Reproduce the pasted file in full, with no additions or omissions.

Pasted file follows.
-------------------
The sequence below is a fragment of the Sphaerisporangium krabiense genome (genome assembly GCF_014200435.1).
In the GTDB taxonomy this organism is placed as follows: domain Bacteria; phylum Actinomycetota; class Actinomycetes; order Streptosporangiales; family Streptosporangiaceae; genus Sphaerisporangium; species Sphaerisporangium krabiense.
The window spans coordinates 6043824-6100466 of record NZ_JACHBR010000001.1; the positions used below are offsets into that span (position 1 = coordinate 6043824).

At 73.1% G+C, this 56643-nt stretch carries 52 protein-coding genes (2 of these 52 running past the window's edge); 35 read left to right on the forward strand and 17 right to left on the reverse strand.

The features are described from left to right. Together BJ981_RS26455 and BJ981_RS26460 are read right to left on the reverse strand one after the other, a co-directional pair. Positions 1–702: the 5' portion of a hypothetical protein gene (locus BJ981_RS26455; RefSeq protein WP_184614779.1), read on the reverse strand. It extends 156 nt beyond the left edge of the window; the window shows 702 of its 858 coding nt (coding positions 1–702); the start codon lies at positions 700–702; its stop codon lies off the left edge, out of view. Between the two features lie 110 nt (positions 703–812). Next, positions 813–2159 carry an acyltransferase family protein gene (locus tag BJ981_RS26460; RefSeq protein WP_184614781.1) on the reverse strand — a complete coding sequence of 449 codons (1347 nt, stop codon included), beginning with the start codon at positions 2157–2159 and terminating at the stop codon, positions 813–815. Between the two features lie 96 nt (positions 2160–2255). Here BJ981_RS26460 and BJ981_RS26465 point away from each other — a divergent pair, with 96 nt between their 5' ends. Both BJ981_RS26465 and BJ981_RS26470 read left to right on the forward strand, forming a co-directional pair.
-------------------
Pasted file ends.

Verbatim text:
The sequence below is a fragment of the Sphaerisporangium krabiense genome (genome assembly GCF_014200435.1).
In the GTDB taxonomy this organism is placed as follows: domain Bacteria; phylum Actinomycetota; class Actinomycetes; order Streptosporangiales; family Streptosporangiaceae; genus Sphaerisporangium; species Sphaerisporangium krabiense.
The window spans coordinates 6043824-6100466 of record NZ_JACHBR010000001.1; the positions used below are offsets into that span (position 1 = coordinate 6043824).

At 73.1% G+C, this 56643-nt stretch carries 52 protein-coding genes (2 of these 52 running past the window's edge); 35 read left to right on the forward strand and 17 right to left on the reverse strand.

The features are described from left to right. Together BJ981_RS26455 and BJ981_RS26460 are read right to left on the reverse strand one after the other, a co-directional pair. Positions 1–702: the 5' portion of a hypothetical protein gene (locus BJ981_RS26455; RefSeq protein WP_184614779.1), read on the reverse strand. It extends 156 nt beyond the left edge of the window; the window shows 702 of its 858 coding nt (coding positions 1–702); the start codon lies at positions 700–702; its stop codon lies off the left edge, out of view. Between the two features lie 110 nt (positions 703–812). Next, positions 813–2159 carry an acyltransferase family protein gene (locus tag BJ981_RS26460; RefSeq protein WP_184614781.1) on the reverse strand — a complete coding sequence of 449 codons (1347 nt, stop codon included), beginning with the start codon at positions 2157–2159 and terminating at the stop codon, positions 813–815. Between the two features lie 96 nt (positions 2160–2255). Here BJ981_RS26460 and BJ981_RS26465 point away from each other — a divergent pair, with 96 nt between their 5' ends. Both BJ981_RS26465 and BJ981_RS26470 read left to right on the forward strand, forming a co-directional pair.